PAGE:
Sunday, July 4, 2010

Independence Day, 1860's Style

It seems, now, for all festive occasions we have taken to wearing our 1860's clothing. This Independence Day was no different - it was a perfect excuse for dressing up. It was David's idea, actually.
Now, I am a lover of most historic fashion. In fact, the 1860's era I really don't like, fashion-wise. The styles really are not all that flattering and really, compared to other eras, severely plain. Still, I find myself more and more being drawn into it. I feel completely comfortable in my 1860's garb and wearing it is second nature. I actually prefer it to my modern (or semi modern) clothing that I have gone back to wearing on a daily basis. This is not the case, with, say, a regency dress. I guess the feel of other eras is just foreign to me. 1860's fashion is "home". I guess it always will be. I am becoming reconciled. I did not choose the 1860's; rather, it chose me.
Anyway, for the occasion of the 4th we donned our petticoats, tunics, gowns, waistcoats and trousers. David requested I make patriotic cockades for us. Since this was suggested the day before we needed them, my versions are made from modern (poly) grosgrain ribbon. I looked at a few examples of originals in Echoes of Glory and based ours off the least ornate. David contributed two Federal Eagle buttons for the centers. I did not have time to make the boys their cockades but no matter, they would have pulled them off anyway and perhaps done Horrid Things with the straight pins we attached them with!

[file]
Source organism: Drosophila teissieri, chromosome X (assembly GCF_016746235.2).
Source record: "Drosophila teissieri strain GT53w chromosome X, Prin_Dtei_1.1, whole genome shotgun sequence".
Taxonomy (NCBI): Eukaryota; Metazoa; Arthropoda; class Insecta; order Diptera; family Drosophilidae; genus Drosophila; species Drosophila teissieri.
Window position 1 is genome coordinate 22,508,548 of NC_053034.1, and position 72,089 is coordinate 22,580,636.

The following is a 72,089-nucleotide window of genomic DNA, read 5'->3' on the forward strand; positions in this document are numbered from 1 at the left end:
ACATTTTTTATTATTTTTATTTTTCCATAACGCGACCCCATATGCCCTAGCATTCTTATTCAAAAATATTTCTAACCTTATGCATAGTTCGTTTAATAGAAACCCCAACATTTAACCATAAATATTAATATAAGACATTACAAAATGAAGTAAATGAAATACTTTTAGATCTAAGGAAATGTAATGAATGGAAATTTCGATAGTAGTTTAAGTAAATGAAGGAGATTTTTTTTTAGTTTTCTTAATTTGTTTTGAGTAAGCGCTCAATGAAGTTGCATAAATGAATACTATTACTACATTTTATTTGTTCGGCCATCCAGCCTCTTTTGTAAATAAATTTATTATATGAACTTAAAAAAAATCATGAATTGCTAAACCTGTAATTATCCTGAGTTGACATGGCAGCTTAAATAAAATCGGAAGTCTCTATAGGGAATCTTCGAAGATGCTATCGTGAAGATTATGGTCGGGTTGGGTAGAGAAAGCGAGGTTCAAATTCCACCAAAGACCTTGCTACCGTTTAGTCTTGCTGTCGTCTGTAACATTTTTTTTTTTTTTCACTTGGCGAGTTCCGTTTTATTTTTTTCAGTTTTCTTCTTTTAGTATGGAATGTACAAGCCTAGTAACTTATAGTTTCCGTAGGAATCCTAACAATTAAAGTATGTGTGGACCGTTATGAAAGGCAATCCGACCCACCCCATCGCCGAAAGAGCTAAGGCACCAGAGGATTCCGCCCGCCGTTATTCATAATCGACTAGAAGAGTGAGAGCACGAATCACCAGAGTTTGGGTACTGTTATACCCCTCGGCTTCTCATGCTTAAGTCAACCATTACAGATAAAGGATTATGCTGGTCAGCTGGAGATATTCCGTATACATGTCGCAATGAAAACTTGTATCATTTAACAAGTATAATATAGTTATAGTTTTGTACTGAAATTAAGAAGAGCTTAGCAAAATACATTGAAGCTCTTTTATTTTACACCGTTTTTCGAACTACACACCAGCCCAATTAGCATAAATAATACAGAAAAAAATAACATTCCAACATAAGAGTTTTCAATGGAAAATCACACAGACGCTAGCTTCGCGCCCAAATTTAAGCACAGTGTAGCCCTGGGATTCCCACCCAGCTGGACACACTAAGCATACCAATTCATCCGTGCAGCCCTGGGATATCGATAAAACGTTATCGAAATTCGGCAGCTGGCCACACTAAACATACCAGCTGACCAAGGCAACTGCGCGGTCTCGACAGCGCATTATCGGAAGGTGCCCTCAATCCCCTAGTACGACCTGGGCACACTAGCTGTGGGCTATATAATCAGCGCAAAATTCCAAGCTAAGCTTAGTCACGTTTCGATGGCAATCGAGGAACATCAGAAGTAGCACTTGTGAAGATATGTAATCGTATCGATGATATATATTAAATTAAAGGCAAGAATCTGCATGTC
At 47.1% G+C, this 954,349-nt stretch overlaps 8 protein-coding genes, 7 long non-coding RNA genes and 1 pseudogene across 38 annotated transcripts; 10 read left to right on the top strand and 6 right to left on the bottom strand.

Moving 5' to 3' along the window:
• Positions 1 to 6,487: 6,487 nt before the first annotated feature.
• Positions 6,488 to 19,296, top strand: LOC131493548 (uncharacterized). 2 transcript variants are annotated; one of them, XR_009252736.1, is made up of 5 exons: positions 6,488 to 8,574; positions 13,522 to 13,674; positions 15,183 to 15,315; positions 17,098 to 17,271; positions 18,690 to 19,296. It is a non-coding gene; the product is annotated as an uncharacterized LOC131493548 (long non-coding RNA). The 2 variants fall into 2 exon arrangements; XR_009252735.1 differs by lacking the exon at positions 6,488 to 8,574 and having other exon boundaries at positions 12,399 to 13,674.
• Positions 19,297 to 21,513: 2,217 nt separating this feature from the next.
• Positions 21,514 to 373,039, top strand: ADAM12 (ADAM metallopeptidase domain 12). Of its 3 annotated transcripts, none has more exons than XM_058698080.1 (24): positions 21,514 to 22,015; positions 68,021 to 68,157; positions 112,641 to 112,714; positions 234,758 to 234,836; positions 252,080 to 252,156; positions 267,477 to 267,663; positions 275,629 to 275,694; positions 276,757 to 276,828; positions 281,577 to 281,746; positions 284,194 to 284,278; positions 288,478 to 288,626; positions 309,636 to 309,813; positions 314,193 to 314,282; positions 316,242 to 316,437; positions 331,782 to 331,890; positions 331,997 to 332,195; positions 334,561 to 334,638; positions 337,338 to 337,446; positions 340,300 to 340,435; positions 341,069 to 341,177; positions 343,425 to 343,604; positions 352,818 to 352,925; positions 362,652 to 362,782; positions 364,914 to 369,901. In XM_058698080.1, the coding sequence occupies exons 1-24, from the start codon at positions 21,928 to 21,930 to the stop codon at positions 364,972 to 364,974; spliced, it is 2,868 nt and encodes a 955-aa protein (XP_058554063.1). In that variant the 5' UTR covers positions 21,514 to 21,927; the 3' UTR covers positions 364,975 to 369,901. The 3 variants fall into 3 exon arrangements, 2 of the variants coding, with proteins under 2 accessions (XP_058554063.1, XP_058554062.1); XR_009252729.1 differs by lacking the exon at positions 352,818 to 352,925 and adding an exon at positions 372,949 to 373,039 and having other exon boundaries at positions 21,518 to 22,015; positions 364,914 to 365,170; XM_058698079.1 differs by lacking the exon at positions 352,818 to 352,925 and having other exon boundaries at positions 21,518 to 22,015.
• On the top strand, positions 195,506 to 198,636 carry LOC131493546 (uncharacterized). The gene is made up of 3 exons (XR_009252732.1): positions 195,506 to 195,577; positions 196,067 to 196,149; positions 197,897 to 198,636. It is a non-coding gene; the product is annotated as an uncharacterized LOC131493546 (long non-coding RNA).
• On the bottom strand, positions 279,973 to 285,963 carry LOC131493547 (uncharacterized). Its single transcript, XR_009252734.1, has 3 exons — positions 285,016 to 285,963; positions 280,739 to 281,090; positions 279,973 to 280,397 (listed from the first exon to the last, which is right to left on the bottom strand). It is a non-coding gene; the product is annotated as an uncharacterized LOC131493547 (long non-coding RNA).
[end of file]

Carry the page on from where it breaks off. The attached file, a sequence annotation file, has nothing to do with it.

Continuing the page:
To make Malachi's gown festive was a simple matter of attaching two red bows at each shoulder.

The older boys wore their blue trousers, their new white-and-black print tunics and caps and a red taffeta necktie. The neckties did not last all day and they did not look extremely well because the tunics lack collars.

I was asked a while ago to do special music at our church for the 4th; and not a common patriotic song. Something a little different. I wracked my brains to think of something but every thought led to a dead end. I looked online, found some incredible very old (mid-to-late 18th century!) patriotic songs but they were chock full of the politics of the day. I tried to write a song of my own but struggled after I got the first verse and chorus down. It just wasn't working. I ended up recruiting David and we gave a rendition of The Battle Cry of Freedom, which was written in 1862 and was Abraham Lincoln's campaign song in 1864 when we he ran for the presidency with Andrew Johnson. David sang it; I accompanied him on my violin.

A very close second in our choice of song though was an old one from my copy of The Sacred Harp. Written in 1798 by Jezaniah Sumner, this song is filled with beautiful imagery and language.

The morning sun shines from the east
and spreads his glories to the west
All nations with his beams are blest
Where'ere the radiant light appears
So science spreads her lucid ray
O'er lands which long in darkness lay
She visits fair Columbia
And sets her sons among the stars
Fair freedom her attendant waits